Lifetime, which dishonored itself recently with its first miniseries (“Lie Down With Lions”), regains some respectability with “A Part of the Family.” Written and directed by David Madden, the dark domestic drama about a dysfunctional Midwestern family starts routinely enough but builds into a mordant tale that appears to be the stuff of a good stage play even more than a telepic.
For viewers ever caught helplessly in the grip of possessive parents, this little movie should bring back some horrific memories.
A bright young New York physician (Elizabeth Arlen) takes her husband, a jokey/cynical tabloid reporter (Robert Carradine), home to Illinois to meet her parents (Shirley Knight and Ronny Cox). The two are a mom and dad who might have materialized straight out of Edward Albee’s early play “Sandbox.”
Initially warm, gradually the parents betray an insidious plan to keep their unwitting daughter home forever, even if it means breaking up her marriage.
A crucial subplot nicely anticipates the action when the young wife’s wimpy brother (George Newbern) is compelled to choose between living with his folks and his fiancee (the sharply edgy Kristen Cloke).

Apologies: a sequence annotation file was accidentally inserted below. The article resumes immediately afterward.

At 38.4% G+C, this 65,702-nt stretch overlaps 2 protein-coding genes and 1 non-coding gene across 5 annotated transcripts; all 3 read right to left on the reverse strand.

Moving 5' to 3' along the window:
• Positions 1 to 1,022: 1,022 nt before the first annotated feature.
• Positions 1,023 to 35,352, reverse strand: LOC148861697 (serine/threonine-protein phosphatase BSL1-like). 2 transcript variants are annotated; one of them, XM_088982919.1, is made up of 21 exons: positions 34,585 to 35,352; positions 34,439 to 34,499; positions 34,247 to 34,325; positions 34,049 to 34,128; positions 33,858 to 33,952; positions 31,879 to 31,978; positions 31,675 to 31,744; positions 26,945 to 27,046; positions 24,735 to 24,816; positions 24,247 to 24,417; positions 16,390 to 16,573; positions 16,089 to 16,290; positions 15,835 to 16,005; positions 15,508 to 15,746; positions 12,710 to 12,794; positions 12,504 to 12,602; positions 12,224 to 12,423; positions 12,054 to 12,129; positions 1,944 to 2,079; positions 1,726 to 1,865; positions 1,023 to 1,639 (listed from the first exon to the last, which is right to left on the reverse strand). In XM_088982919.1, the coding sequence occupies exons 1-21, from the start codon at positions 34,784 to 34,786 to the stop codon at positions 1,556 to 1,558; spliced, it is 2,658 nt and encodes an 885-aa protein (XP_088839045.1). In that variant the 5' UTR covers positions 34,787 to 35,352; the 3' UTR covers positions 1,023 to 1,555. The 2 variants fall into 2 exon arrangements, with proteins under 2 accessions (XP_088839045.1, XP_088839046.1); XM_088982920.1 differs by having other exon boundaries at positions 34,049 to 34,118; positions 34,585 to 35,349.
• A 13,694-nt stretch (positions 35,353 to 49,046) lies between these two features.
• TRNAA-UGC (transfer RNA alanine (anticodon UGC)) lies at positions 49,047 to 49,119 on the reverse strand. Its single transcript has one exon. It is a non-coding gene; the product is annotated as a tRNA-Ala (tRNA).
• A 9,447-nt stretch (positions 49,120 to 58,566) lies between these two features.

On the downside, the daughter’s character is impossibly, even irritatingly naive (even given her child abuse problems) and the plot is dangerously pat. But the production succeeds basically for two reasons: Carradine is affably believable as the nice guy who must fiercely fight for his marriage while exposing a side of himself no one suspects he has; and Cox, under his light and sunny demeanor, is deliciously serpentine as the father who belongs in a room with rubber walls.
Director Madden and cinematographer James Glennon wisely choose to shoot the telepic in the bright colors of a cartoon.
As for Knight, she putters around as the weak, obsequious homemaker, a role she easily pulls off but one she’s beginning to play once too often (particularly given her lustrous stage and screen background).